Sometimes in early recovery, it is hard to acknowledge just how self-centered we have become in our addiction. Most of us have cancelled plans, failed to show up, been unkind or unreliable. Friends and family members may have noticed and expressed concern and we have ignored them or made excuses. All of that needs to change if we want to re-build relationships or start new ones.
Module 4 – Underlying Issues
Being an addict was not something that any of us chose for ourselves.
In this module, we start to look at how some of our early history, prior to adulthood, played a part. It is kind of a good news/bad news type of thing. The good news is that there is something behind our addiction. The bad news is that there is something behind it – which means, we may have to do some ongoing work to examine the drivers.
Module 5 – Moving On
This module is about establishing new ways of dealing with situations which will come up from time to time. In order to grow we must first look at what needs to change in our behaviors and thinking.
We begin to transition from looking at the old to how we are going to start building the new.
We also learn about the process of learning to let go of the past and look forward, free from the old behaviors which will keep us locked in our addiction if we aren’t willing to follow the prescribed path.
Module 6 – Cleaning Up
This section is often referred to as “cleaning up the wreckage of our past”. In 12 Step terms it is making amends. As difficult as it might sound, it is the part of our recovery that our family and friends have been waiting for.
Nothing will go as far or do as much good for our relationships than admitting how our addiction has impacted others.
If our family, friends and associates know nothing else about the 12 Steps, they know about amends and many of them will see our willingness to take this step as an indicator (rightly or wrongly) of our progress.
Apart from what they want or need from it, it is tremendously freeing for us to set matters right.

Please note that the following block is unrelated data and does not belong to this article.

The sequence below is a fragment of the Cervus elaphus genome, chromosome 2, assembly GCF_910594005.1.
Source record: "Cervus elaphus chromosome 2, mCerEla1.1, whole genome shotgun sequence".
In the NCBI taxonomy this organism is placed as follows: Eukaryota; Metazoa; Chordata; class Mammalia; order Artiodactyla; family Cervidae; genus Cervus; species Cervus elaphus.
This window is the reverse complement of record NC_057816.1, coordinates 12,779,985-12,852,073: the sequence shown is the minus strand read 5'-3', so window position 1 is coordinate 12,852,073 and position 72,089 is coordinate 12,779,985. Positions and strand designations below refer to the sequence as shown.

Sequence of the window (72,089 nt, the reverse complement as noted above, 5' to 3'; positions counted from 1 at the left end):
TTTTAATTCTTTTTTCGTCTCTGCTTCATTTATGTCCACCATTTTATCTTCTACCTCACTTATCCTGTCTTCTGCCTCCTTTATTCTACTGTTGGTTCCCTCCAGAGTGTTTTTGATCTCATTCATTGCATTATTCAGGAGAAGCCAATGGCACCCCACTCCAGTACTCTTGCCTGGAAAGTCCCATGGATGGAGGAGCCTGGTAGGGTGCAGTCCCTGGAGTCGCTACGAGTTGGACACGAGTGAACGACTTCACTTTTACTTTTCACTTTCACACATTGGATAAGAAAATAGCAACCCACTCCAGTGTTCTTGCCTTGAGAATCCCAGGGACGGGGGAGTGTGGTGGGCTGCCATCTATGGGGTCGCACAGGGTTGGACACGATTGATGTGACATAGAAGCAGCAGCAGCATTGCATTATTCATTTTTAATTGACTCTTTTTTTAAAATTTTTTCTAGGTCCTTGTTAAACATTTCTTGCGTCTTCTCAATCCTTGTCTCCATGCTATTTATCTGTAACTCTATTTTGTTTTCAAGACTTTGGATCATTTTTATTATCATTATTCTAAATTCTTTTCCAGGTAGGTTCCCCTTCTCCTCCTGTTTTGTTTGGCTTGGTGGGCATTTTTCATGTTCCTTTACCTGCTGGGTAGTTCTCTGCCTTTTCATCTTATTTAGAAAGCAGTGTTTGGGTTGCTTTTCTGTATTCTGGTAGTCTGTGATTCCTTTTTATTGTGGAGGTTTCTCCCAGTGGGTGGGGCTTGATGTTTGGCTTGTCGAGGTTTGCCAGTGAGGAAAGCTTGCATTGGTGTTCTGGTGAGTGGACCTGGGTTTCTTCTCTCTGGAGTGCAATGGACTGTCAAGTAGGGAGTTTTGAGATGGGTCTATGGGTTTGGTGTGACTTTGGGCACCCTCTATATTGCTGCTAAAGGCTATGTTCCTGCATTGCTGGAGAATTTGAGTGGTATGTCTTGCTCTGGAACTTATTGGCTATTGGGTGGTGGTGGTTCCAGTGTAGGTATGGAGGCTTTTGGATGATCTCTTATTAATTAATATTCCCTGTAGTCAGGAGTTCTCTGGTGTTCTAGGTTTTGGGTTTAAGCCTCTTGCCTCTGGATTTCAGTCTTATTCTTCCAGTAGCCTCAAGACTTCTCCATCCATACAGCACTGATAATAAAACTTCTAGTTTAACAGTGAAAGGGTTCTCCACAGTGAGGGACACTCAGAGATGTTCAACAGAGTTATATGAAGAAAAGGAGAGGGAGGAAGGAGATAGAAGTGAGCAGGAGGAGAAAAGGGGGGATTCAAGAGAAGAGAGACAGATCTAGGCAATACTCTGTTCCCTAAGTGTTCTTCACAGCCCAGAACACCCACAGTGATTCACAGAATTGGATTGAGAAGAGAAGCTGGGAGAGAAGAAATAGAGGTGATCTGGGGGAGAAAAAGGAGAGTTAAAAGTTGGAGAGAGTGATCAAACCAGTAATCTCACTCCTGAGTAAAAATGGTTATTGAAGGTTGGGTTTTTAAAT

Module 7 – Keeping it Going
In this module we will do exercises and acquire tools to help us maintain our sobriety. Simply having the head knowledge and having done the homework from the previous modules will not keep us clean and sober.
We build safeguards and strategies which help us to maintain the momentum we have established.
Our old behaviors, patterns and thoughts are deeply ingrained, so it takes continuing effort to establish new ones to take their place. As we mentioned in the overview above, we need to build new neural pathways, and this takes time and effort on our part.
Module 8 – Working Your Recovery Plan
We review the work of the previous weeks in this module and acquire some more maintenance tools.
We are always guarding against relapse, so we look at relapse prevention and learn that relapse is a process, not an event. Relapse is just the end result of not using the tools we have acquired.
We also build a Recovery Plan that we know if we follow it and apply all the lessons we have learned and use all the tools we have been given, there is little chance we will relapse.
We put the tools in your hands – Tools that have worked for countless people. It is up to you to learn how to use them, apply them to your recovery, to your life, and make a contract with yourself to work the plan.